Lindsay and I put our heads together and discussed our work. I told her about the book about Maine I’m working on, “How to Cook a Moose,” since the occasion for this trip was ostensibly research for it. She described the magazine/catalogue she wants to start, both print and online, well-written stories alongside beautifully photographed and designed pictures of various products made by hand in Maine. It would represent, she told me, the traditional, DIY, down-to-earth, year-round reality of Maine, not the elitist, moneyed, summer-people bullshit that predominates in so many publications now. I told her I’d happily write for it anytime.

On our way back to the dock, we stopped off at Seguin Island, which boasts the second-oldest, and tallest, lighthouse in Maine. Ethan stayed on the boat to make some work phone calls while the rest of us jumped ashore and lifted Dingo and Pepper over the waves. As we climbed up to the bluff above the rocky little beach, we ran into the caretaker, who was fixing the tracks for the little tram that hauls supplies up from the cove and beach for the lighthouse and living quarters. He knows Ethan and Lindsay because Ethan’s ferry service takes tourists over to Seguin, so even though it was after-hours, he generously offered to give us a tour.

We climbed the sandy path to the grassy plateau at the top of the island, where the main buildings are. It’s a great view from up there, over a hundred feet above the water on the last island before the open ocean.

The Seguin Island lighthouse was commissioned by George Washington and installed in 1797. Its light is a modern-day electric bulb amplified by a many-petaled flower of very old glass, recently hand-polished by the caretaker and sparkling in the late-afternoon sunlight. We walked around the catwalk outside the cupola; far down was blue water, all around us, in every direction. Close by, we could see Monhegan and many other islands. The second inlet, far down the coast, was Casco Bay and Portland. It was a memorable view, both intimate and full of grandeur.

With the dogs, we climbed down to the beach and got back on board the Guppy and headed for the dock, where we got into our cars and drove to Ethan and Lindsay’s place. They live in an airy but cozy post-and-beam house on the water that Ethan’s father built in the 1970s; he now lives with his girlfriend in a newer house just up the cove.

After we parked by the house and got out, Ethan stuck his head into the basement storage space. Dingo followed him and flushed a stray hen from her hiding place. “There she is,” he said. “I knew she was in there.” He tossed her into the nearby coop to join the rest of the flock, who were just settling in for the night.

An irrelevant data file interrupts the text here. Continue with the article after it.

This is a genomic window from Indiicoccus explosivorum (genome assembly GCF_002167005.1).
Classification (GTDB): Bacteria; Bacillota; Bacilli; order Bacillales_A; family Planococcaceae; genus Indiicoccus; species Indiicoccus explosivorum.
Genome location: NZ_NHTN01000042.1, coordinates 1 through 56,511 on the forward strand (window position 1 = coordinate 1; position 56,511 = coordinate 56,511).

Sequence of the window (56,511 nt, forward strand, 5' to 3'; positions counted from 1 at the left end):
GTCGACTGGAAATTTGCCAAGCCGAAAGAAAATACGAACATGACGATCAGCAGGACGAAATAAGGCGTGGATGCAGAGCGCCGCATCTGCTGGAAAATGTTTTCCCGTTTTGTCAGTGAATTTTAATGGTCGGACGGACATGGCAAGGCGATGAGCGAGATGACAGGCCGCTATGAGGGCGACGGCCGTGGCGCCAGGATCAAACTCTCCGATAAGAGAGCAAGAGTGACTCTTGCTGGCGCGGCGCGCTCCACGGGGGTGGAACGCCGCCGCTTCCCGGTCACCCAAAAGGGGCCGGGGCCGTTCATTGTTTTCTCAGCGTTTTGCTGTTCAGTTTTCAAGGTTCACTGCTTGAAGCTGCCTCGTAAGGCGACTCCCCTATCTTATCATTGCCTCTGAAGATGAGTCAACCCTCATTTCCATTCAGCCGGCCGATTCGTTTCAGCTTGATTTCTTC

In the buggy, darkening evening, we picked vegetables from their greenhouse and garden. They apologized for the weeds, which they don’t have time to pick, but we were too impressed by the bounty to notice.

The men stayed outside and boiled the red potatoes just picked from their garden, in the same pot with the lobsters Ethan had just pulled out of one of his traps, on an old propane double burner cookstove. Meanwhile, Lindsay and I stayed in the kitchen and cooked, like good women. She fried the rest of a striper Ethan had caught the day before while I made a salad with the vegetables we’d just picked: cucumbers, tomatoes, red onions, garlic, basil, green beans, and green pepper. While I made dressing, Lindsay sautéed the zucchini and garlic we’d just pulled out of their garden with olive oil from Ethan’s brother’s wife’s family’s place in Greece, which added a whole other level of homegrown to the mix.

“What should I do with the vegetable scraps?” I asked her. “Do you have a compost bucket?”

“Just throw them out the window for the chickens,” she said. “They’ll see and get excited for tomorrow morning’s breakfast.”

With perfect timing, when everything was just about ready, Bill, Jamie, and Lawrence arrived with a story of another adventure they’d all just had. We gathered around the table, heaped our plates, and feasted on lobsters, fish, salad, potatoes, and zucchini.

While we ate, I realized that the entire meal was food that Lindsay and Ethan had grown or caught; this was a real “farm-to-table” meal, gathered and served without fuss or fanfare. Everything was simple and perfectly delicious—the lobsters didn’t need butter, and the vegetables were still alive.

Afterwards, we all sat out on their deck, talking and laughing, looking at the gleaming estuary while the full moon rose and the tide came in.